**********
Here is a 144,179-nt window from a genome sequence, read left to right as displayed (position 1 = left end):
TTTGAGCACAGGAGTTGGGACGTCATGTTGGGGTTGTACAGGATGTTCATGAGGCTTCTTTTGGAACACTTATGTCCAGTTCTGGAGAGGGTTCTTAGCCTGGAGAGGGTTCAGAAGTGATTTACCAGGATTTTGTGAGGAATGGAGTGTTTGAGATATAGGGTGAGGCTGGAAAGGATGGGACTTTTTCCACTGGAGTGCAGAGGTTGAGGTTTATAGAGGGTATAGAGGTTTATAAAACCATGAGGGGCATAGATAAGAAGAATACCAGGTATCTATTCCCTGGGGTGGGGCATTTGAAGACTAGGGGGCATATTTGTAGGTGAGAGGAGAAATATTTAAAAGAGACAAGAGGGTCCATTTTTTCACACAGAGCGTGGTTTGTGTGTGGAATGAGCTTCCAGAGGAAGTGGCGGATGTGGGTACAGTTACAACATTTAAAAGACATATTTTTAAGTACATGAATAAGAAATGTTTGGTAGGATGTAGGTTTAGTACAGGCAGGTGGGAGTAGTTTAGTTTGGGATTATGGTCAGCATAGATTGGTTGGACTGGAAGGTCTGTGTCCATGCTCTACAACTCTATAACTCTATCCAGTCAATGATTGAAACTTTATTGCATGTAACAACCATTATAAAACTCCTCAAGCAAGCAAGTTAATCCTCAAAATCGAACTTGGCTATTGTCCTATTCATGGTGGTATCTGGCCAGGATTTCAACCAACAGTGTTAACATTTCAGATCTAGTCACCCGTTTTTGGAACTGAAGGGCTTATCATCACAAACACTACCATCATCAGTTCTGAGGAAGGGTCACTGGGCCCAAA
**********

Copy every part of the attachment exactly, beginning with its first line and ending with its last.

Here is a 144,179-nt window from a genome sequence, read left to right as displayed (position 1 = left end):
TTTGAGCACAGGAGTTGGGACGTCATGTTGGGGTTGTACAGGATGTTCATGAGGCTTCTTTTGGAACACTTATGTCCAGTTCTGGAGAGGGTTCTTAGCCTGGAGAGGGTTCAGAAGTGATTTACCAGGATTTTGTGAGGAATGGAGTGTTTGAGATATAGGGTGAGGCTGGAAAGGATGGGACTTTTTCCACTGGAGTGCAGAGGTTGAGGTTTATAGAGGGTATAGAGGTTTATAAAACCATGAGGGGCATAGATAAGAAGAATACCAGGTATCTATTCCCTGGGGTGGGGCATTTGAAGACTAGGGGGCATATTTGTAGGTGAGAGGAGAAATATTTAAAAGAGACAAGAGGGTCCATTTTTTCACACAGAGCGTGGTTTGTGTGTGGAATGAGCTTCCAGAGGAAGTGGCGGATGTGGGTACAGTTACAACATTTAAAAGACATATTTTTAAGTACATGAATAAGAAATGTTTGGTAGGATGTAGGTTTAGTACAGGCAGGTGGGAGTAGTTTAGTTTGGGATTATGGTCAGCATAGATTGGTTGGACTGGAAGGTCTGTGTCCATGCTCTACAACTCTATAACTCTATCCAGTCAATGATTGAAACTTTATTGCATGTAACAACCATTATAAAACTCCTCAAGCAAGCAAGTTAATCCTCAAAATCGAACTTGGCTATTGTCCTATTCATGGTGGTATCTGGCCAGGATTTCAACCAACAGTGTTAACATTTCAGATCTAGTCACCCGTTTTTGGAACTGAAGGGCTTATCATCACAAACACTACCATCATCAGTTCTGAGGAAGGGTCACTGGGCCCAAA